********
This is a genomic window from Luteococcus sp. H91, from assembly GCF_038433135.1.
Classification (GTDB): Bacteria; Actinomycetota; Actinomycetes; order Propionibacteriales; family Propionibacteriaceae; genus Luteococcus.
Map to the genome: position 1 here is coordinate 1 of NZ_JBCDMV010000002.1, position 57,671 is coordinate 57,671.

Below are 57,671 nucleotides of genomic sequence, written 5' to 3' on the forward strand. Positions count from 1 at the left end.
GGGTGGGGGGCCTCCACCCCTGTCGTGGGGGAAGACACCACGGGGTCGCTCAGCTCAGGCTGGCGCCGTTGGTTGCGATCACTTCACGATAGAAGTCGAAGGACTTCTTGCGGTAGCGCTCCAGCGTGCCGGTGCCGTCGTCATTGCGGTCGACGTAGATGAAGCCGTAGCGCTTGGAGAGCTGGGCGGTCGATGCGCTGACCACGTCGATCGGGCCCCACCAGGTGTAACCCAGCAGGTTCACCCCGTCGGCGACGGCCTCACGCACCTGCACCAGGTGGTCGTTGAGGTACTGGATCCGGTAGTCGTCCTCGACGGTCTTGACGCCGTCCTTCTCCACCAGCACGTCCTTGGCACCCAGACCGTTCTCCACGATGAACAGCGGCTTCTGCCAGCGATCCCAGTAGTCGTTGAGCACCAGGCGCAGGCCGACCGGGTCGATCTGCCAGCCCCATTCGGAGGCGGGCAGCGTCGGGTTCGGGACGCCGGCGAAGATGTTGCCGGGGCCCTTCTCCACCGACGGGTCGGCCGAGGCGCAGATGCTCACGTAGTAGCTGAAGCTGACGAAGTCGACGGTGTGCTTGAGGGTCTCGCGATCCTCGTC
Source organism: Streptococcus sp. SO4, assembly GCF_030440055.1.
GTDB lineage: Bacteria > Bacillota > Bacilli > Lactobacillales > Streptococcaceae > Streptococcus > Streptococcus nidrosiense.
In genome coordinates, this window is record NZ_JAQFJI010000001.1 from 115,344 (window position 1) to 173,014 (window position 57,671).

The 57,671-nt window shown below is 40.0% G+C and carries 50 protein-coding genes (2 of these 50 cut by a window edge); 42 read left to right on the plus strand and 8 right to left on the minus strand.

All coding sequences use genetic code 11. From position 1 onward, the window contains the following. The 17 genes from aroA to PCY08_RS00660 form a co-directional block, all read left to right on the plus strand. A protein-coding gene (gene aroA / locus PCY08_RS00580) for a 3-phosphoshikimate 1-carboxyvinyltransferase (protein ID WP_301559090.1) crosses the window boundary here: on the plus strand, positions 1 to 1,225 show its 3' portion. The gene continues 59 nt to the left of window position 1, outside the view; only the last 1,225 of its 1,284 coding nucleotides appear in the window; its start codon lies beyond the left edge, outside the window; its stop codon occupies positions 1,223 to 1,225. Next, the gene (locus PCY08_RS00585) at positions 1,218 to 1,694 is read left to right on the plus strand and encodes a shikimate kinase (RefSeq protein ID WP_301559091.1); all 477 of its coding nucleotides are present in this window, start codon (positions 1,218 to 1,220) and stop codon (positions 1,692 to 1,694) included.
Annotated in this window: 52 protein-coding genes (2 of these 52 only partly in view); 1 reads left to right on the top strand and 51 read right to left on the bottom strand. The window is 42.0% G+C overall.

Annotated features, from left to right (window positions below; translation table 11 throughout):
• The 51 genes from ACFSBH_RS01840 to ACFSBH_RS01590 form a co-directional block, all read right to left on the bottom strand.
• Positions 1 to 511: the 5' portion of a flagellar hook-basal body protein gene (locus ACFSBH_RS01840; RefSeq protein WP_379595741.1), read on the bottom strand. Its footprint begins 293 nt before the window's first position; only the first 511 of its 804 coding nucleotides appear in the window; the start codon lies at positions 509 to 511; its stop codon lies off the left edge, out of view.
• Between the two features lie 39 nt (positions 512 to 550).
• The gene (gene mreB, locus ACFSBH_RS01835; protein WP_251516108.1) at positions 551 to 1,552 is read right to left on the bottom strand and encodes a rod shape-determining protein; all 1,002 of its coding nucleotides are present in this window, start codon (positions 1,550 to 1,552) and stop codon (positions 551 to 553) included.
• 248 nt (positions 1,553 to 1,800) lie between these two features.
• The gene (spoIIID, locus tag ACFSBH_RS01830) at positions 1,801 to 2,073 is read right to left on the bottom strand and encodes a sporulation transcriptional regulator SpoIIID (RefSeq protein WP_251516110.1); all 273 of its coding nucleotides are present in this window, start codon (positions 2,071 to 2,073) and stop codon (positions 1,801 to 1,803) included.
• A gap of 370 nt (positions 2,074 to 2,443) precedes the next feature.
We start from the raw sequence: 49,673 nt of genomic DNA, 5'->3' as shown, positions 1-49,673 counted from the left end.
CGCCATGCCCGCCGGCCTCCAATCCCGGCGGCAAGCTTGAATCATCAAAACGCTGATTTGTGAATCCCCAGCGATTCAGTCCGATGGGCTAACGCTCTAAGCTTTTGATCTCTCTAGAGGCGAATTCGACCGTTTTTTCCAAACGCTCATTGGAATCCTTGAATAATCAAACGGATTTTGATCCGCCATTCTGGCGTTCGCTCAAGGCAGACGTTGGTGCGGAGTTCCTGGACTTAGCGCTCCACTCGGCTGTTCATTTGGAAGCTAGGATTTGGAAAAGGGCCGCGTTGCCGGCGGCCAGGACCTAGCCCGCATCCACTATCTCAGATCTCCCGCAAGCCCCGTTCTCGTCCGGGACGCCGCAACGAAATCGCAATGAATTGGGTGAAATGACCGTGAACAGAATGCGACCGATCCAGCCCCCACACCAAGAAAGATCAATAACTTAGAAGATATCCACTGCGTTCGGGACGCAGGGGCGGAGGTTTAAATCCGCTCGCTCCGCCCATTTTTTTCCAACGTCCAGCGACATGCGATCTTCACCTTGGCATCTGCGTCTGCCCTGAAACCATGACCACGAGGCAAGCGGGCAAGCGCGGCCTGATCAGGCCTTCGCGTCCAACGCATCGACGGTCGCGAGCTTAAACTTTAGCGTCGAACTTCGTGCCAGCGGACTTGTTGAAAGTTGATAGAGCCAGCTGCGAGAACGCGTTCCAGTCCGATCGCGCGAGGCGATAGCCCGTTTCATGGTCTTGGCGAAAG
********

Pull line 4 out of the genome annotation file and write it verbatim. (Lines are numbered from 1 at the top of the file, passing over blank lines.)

Below are 57,671 nucleotides of genomic sequence, written 5' to 3' on the forward strand. Positions count from 1 at the left end.